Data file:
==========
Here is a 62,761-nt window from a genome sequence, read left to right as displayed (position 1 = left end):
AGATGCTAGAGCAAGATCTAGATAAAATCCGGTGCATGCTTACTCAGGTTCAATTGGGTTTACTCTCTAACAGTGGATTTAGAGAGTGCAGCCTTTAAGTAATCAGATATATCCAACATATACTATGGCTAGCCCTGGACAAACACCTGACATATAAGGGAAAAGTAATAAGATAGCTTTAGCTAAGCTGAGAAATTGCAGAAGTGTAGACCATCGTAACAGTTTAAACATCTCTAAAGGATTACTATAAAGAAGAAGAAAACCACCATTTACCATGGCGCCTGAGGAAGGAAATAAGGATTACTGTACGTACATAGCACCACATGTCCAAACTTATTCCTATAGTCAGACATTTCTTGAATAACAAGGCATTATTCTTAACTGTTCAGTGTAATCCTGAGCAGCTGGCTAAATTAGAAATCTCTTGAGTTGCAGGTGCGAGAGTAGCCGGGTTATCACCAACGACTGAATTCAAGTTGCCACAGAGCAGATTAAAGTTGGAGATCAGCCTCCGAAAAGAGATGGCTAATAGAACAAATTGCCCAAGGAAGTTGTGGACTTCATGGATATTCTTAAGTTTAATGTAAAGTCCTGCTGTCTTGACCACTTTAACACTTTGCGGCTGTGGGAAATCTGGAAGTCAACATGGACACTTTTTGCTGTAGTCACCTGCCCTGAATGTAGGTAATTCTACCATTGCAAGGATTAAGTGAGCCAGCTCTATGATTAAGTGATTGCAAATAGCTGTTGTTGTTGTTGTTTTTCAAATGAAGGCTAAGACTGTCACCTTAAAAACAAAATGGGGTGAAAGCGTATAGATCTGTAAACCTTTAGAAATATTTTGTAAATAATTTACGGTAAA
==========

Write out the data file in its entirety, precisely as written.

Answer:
Here is a 62,761-nt window from a genome sequence, read left to right as displayed (position 1 = left end):
AGATGCTAGAGCAAGATCTAGATAAAATCCGGTGCATGCTTACTCAGGTTCAATTGGGTTTACTCTCTAACAGTGGATTTAGAGAGTGCAGCCTTTAAGTAATCAGATATATCCAACATATACTATGGCTAGCCCTGGACAAACACCTGACATATAAGGGAAAAGTAATAAGATAGCTTTAGCTAAGCTGAGAAATTGCAGAAGTGTAGACCATCGTAACAGTTTAAACATCTCTAAAGGATTACTATAAAGAAGAAGAAAACCACCATTTACCATGGCGCCTGAGGAAGGAAATAAGGATTACTGTACGTACATAGCACCACATGTCCAAACTTATTCCTATAGTCAGACATTTCTTGAATAACAAGGCATTATTCTTAACTGTTCAGTGTAATCCTGAGCAGCTGGCTAAATTAGAAATCTCTTGAGTTGCAGGTGCGAGAGTAGCCGGGTTATCACCAACGACTGAATTCAAGTTGCCACAGAGCAGATTAAAGTTGGAGATCAGCCTCCGAAAAGAGATGGCTAATAGAACAAATTGCCCAAGGAAGTTGTGGACTTCATGGATATTCTTAAGTTTAATGTAAAGTCCTGCTGTCTTGACCACTTTAACACTTTGCGGCTGTGGGAAATCTGGAAGTCAACATGGACACTTTTTGCTGTAGTCACCTGCCCTGAATGTAGGTAATTCTACCATTGCAAGGATTAAGTGAGCCAGCTCTATGATTAAGTGATTGCAAATAGCTGTTGTTGTTGTTGTTTTTCAAATGAAGGCTAAGACTGTCACCTTAAAAACAAAATGGGGTGAAAGCGTATAGATCTGTAAACCTTTAGAAATATTTTGTAAATAATTTACGGTAAA